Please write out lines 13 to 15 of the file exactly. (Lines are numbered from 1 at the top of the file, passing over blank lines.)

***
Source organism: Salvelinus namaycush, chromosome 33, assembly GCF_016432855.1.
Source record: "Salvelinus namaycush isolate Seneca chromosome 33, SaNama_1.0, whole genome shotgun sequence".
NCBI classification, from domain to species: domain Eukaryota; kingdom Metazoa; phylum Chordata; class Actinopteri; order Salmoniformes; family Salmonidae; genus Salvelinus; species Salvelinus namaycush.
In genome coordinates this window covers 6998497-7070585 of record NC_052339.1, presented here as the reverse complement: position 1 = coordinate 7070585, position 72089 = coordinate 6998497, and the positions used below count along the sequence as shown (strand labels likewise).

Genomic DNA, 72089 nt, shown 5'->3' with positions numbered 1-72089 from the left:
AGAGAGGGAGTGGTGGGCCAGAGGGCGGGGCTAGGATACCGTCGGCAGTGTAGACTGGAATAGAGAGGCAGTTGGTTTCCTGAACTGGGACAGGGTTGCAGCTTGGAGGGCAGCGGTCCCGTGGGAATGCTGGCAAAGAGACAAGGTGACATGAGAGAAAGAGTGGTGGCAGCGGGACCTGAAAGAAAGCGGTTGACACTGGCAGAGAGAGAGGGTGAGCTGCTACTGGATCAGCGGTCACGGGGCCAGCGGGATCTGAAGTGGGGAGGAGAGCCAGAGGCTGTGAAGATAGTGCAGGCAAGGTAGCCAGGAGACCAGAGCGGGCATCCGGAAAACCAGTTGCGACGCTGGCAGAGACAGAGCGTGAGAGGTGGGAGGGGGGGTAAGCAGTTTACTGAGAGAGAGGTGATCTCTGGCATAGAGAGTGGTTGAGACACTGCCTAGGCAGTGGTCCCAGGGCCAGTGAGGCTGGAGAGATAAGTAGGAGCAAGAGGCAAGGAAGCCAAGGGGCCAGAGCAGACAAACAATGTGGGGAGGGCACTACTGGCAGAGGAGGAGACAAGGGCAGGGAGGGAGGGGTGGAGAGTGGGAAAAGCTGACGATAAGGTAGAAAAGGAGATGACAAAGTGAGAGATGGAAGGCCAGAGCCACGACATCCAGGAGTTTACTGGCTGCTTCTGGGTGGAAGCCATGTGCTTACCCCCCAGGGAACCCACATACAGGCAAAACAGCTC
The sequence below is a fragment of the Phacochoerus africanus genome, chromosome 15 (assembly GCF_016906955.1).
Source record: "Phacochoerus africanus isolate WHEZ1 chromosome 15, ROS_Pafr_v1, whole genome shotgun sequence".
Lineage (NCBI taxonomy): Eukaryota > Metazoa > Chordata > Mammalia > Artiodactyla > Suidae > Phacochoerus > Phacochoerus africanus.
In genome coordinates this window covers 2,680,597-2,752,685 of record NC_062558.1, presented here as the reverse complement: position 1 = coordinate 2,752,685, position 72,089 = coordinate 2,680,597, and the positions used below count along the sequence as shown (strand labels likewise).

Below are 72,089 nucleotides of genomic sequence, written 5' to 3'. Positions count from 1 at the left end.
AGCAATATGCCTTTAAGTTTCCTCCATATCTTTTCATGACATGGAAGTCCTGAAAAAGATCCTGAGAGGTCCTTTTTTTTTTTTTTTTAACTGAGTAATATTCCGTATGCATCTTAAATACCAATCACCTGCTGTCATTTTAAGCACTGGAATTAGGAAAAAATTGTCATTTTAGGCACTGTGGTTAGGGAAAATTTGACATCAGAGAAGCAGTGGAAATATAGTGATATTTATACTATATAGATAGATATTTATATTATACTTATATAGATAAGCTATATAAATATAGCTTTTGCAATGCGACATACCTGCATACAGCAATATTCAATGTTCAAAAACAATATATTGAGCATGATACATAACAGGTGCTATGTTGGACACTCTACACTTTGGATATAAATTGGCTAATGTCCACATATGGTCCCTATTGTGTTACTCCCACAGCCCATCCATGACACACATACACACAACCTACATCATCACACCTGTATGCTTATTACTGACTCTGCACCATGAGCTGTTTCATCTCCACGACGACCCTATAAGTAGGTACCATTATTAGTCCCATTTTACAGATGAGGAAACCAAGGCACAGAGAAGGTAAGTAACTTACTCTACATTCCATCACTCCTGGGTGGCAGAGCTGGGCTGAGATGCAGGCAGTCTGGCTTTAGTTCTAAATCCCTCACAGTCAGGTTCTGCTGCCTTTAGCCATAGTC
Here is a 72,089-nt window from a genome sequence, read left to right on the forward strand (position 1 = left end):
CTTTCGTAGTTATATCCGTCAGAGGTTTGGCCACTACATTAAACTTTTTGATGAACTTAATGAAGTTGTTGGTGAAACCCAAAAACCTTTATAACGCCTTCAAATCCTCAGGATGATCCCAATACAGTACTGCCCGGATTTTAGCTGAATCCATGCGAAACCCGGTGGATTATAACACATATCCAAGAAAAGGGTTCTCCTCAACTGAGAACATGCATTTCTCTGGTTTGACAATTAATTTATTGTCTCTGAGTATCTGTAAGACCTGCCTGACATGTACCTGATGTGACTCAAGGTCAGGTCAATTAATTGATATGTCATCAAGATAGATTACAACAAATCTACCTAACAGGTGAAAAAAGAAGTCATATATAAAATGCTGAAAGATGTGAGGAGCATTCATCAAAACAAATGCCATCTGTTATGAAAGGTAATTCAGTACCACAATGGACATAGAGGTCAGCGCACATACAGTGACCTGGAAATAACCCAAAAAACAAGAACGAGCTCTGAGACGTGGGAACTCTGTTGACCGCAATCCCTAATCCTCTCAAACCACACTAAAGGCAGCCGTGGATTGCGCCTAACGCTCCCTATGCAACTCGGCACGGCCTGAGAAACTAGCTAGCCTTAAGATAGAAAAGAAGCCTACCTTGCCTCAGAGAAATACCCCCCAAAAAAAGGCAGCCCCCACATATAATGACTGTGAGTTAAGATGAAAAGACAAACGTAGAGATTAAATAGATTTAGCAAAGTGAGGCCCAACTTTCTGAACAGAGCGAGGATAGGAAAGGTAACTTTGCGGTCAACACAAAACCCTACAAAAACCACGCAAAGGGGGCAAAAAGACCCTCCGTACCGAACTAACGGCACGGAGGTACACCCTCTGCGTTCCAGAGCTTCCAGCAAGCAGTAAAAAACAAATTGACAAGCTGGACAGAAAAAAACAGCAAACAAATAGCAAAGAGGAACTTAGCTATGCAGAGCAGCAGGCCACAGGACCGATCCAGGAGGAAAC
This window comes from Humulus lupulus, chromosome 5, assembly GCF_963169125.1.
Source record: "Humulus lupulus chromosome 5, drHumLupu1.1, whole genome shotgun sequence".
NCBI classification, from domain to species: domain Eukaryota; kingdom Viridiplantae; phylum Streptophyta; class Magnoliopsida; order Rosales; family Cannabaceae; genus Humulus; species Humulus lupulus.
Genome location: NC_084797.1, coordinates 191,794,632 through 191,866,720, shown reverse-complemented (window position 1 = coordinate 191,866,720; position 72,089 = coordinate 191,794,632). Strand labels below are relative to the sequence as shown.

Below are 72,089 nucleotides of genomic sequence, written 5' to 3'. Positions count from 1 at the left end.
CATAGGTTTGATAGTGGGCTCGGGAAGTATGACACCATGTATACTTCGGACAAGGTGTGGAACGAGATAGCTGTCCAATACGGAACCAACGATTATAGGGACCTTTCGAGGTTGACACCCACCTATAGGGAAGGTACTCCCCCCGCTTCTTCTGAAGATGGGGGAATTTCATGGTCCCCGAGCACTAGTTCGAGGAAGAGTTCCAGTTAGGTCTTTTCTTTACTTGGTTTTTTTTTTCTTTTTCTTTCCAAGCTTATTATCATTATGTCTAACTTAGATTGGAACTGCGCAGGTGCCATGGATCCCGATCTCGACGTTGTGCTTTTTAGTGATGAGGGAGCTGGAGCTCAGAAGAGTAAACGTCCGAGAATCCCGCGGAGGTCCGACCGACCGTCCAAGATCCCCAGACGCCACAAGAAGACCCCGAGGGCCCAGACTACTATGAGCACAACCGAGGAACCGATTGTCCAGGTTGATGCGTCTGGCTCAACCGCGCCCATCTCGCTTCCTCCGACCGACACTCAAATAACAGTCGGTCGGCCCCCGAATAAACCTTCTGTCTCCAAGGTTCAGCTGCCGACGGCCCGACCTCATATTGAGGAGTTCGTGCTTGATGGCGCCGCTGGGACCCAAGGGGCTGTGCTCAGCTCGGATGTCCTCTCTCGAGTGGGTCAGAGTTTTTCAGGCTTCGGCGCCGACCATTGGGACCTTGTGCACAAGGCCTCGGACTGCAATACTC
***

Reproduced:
Here is a 72,089-nt window from a genome sequence, read left to right on the forward strand (position 1 = left end):
CTTTCGTAGTTATATCCGTCAGAGGTTTGGCCACTACATTAAACTTTTTGATGAACTTAATGAAGTTGTTGGTGAAACCCAAAAACCTTTATAACGCCTTCAAATCCTCAGGATGATCCCAATACAGTACTGCCCGGATTTTAGCTGAATCCATGCGAAACCCGGTGGATTATAACACATATCCAAGAAAAGGGTTCTCCTCAACTGAGAACATGCATTTCTCTGGTTTGACAATTAATTTATTGTCTCTGAGTATCTGTAAGACCTGCCTGACATGTACCTGATGTGACTCAAGGTCAGGTCAATTAATTGATATGTCATCAAGATAGATTACAACAAATCTACCTAACAGGTGAAAAAAGAAGTCATATATAAAATGCTGAAAGATGTGAGGAGCATTCATCAAAACAAATGCCATCTGTTATGAAAGGTAATTCAGTACCACAATGGACATAGAGGTCAGCGCACATACAGTGACCTGGAAATAACCCAAAAAACAAGAACGAGCTCTGAGACGTGGGAACTCTGTTGACCGCAATCCCTAATCCTCTCAAACCACACTAAAGGCAGCCGTGGATTGCGCCTAACGCTCCCTATGCAACTCGGCACGGCCTGAGAAACTAGCTAGCCTTAAGATAGAAAAGAAGCCTACCTTGCCTCAGAGAAATACCCCCCAAAAAAAGGCAGCCCCCACATATAATGACTGTGAGTTAAGATGAAAAGACAAACGTAGAGATTAAATAGATTTAGCAAAGTGAGGCCCAACTTTCTGAACAGAGCGAGGATAGGAAAGGTAACTTTGCGGTCAACACAAAACCCTACAAAAACCACGCAAAGGGGGCAAAAAGACCCTCCGTACCGAACTAACGGCACGGAGGTACACCCTCTGCGTTCCAGAGCTTCCAGCAAGCAGTAAAAAACAAATTGACAAGCTGGACAGAAAAAAACAGCAAACAAATAGCAAAGAGGAACTTAGCTATGCAGAGCAGCAGGCCACAGGACCGATCCAGGAGGAAAC
This window comes from Humulus lupulus, chromosome 5, assembly GCF_963169125.1.